Can Great Marketing Save a Bad Business Model?

January 11th, 2010 by | Print


Unless this post is your first experience with my site, you know I am a solopreneur business consultant and copywriter. My consulting work thus far runs a 75 / 25 split of curing the ills of troubled businesses versus assisting solopreneurs in the start-up phase. There are a couple of common themes amongst these troubled companies – a primary illness is the dreaded “launch quickly then figure out what to do” disease.

Often, sinking solopreneurs ask me to help them with new marketing ideas. After a series of questions, my instinct is to focus our combined efforts on the research and analysis of marketing instead of communications.


Marketing consultant, Greg Digneo, put it perfectly in his interview when I asked if good marketing can save a bad business model. His response, “I believe in the opposite actually – good marketing will make a business with a bad model go bankrupt faster.” I believe he is right.

Want some examples to clarify the point? I’ll give you three. Some of these you may not remember because they came and went in a flash (supporting Greg’s point), but not without burning up a substantial stash of cash first.


Fashion Café

Mentioning a collaboration between Claudia Schiffer, Naomi Campbell, Ell Macpherson and Christy Turlington is an excellent method for getting the news sources buzzing. Add in famed Italian restaurateur, Tommaso Buti, into the recipe and how could the Fashion Café flop?

Who doesn’t want to eat like a supermodel with tummy tempting delights like the Naomi inspired $20 salad – a pack of cigarettes, a flute of champagne, two tomato slices and a leaf of iceberg lettuce? Kicked off in the mid ‘90s with plans of world domination through multiple locations and bloated marketing, go figure they went belly-up.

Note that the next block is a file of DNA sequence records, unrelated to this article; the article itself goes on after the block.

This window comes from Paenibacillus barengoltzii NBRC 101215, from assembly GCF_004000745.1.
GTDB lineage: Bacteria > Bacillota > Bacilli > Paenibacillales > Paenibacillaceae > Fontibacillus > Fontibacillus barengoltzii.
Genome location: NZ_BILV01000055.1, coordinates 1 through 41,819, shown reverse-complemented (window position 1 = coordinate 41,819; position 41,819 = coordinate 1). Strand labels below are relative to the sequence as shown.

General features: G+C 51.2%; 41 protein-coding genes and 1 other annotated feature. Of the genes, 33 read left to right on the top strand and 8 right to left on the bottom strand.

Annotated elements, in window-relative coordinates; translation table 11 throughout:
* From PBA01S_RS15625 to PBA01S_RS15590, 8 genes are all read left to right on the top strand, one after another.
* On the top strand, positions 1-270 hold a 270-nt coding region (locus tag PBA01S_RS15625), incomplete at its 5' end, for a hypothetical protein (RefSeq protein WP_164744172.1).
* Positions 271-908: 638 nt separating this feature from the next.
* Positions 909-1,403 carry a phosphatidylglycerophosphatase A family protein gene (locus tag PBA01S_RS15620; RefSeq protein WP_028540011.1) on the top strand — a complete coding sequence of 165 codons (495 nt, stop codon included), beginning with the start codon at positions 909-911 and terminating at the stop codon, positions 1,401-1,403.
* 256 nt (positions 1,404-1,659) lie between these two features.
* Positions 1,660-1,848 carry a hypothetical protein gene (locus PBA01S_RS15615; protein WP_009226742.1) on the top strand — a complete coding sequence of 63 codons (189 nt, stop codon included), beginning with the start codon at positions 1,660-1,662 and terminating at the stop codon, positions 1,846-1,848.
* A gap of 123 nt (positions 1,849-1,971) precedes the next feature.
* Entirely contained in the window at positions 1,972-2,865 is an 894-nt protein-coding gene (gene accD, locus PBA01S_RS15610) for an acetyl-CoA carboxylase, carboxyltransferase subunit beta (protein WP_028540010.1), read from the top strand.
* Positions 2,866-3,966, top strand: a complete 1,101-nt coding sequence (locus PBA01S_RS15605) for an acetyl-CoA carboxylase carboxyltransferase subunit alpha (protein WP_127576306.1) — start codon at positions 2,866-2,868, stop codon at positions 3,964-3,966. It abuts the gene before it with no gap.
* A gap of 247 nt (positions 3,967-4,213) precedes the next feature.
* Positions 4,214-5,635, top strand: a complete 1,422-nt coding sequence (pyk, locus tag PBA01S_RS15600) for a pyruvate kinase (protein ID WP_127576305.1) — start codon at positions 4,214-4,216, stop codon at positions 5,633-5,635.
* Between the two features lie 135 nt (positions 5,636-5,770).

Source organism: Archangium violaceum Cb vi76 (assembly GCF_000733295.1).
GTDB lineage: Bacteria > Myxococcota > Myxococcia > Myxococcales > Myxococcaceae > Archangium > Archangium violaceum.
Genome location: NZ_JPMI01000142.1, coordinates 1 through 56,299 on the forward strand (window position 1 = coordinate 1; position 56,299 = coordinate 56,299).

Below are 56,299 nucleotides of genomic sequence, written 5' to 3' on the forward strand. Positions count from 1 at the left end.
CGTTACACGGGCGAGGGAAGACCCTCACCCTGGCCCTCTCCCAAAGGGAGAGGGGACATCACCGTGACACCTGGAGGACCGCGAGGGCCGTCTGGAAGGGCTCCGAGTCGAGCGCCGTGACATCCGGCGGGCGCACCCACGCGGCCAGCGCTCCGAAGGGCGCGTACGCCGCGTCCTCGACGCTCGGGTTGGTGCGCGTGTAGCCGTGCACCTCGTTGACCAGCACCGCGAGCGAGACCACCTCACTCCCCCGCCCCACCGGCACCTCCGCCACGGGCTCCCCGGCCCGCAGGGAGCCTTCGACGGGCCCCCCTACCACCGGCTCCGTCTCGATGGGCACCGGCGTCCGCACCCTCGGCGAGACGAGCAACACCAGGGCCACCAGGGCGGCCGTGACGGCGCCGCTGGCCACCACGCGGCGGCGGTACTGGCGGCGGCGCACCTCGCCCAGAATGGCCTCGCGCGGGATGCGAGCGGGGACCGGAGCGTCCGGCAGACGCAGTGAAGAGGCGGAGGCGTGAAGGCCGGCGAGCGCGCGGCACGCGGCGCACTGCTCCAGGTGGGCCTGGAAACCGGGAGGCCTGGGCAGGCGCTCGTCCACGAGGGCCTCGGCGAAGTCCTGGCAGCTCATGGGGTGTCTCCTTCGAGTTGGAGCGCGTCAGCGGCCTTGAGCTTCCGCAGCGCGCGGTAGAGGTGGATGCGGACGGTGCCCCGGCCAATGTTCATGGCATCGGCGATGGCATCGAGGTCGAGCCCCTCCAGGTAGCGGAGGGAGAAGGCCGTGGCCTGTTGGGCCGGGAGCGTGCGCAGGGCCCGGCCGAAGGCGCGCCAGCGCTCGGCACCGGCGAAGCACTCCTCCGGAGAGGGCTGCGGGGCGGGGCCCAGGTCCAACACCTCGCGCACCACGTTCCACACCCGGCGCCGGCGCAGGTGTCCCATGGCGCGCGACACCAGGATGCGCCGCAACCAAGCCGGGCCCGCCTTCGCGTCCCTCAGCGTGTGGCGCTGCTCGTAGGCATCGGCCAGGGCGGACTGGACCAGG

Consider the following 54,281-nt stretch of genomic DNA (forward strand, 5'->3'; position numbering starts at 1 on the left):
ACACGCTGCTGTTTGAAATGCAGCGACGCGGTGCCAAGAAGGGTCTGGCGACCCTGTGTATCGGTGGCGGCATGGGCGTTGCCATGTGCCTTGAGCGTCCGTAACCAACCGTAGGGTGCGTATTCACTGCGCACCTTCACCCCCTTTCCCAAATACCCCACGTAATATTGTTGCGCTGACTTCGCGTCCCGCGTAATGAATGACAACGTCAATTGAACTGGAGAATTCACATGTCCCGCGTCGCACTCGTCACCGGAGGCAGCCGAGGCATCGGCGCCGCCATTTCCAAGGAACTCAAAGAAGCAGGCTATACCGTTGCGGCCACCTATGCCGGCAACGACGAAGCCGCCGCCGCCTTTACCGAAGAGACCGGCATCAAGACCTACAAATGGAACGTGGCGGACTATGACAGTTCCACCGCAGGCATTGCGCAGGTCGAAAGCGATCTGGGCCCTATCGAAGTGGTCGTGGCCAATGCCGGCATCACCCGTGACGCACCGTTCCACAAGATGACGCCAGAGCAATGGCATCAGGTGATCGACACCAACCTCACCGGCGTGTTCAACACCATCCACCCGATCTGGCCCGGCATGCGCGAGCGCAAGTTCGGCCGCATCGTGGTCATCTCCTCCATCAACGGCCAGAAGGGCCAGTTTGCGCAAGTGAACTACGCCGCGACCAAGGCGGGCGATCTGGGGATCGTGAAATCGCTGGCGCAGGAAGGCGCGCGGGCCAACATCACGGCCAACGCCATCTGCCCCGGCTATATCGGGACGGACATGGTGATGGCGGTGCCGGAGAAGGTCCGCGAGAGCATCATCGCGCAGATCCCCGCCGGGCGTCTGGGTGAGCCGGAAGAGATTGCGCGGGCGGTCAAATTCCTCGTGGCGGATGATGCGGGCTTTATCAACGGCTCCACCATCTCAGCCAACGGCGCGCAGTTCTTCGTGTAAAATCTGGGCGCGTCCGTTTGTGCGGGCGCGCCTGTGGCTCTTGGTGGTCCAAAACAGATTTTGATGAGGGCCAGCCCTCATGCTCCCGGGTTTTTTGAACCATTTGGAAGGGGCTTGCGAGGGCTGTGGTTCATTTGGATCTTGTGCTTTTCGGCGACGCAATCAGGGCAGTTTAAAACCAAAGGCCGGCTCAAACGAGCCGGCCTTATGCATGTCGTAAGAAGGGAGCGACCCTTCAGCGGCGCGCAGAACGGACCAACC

Honorable mention:       Planet Hollywood. Sure it’s still around, but when was the last time you or anyone you know ate in one? It’s a far cry from the hype when they first launched it.



McDonald’s Deluxe Line

Any product launched under the golden arches is like being born into the Walton family (Wal-Mart founding family, not John-Boy); you instantly have a bank full of cash to do as you please. The McDonald’s execs brought in an executive chef and forked over a $100 million to an ad agency for this alternative line for “grown-up tastes”. Sources online indicate the final price tag for this flop was $300 million.

Honorable mention:       New Coke.



The Adventures of Pluto Nash

Hollywood is a business built on buzz. A studio gives the instant greenlight to a project including funny people Eddie Murphy, Randy Quaid, Jay Mohr, Peter Boyle and John Cleese. However, this epic flop saw nothing but red. With a reported total budget of $100 million, after separating out payroll and production costs, the marketing whizzes still had roughly $40 million to play with for marketing and distribution. The results? A $95 million loss.

Honorable Mention:       85% of all films produced in the USA.


So if your business is faltering, don’t immediately jump to marketing campaigns (aka marcom). Take a step back and remember the other two key elements of marketing  – research and analysis.

  1. Do you have a well defined UVP (Unique Value Proposition)?
  2. Do you have a well defined target audience?
  3. Is this audience growing or shrinking? Are they large enough to support your goals?
  4. Is your UVP properly aligned with your target market?
  5. Do you have the right mix of products and services at a fair market price?


There are a number of other solopreneur soul-searching questions to ask before seeking out a marketing expert. If you don’t know how to answer these questions, seek out a business consultant before funding more marcom programs.

All the Best,

Doug Dolan
The Solopreneur’s Guide 


One Response to “Can Great Marketing Save a Bad Business Model?”

  1. Paul Says:

    Great article as always Doug. It is easy to focus on the wrong thing in your business.

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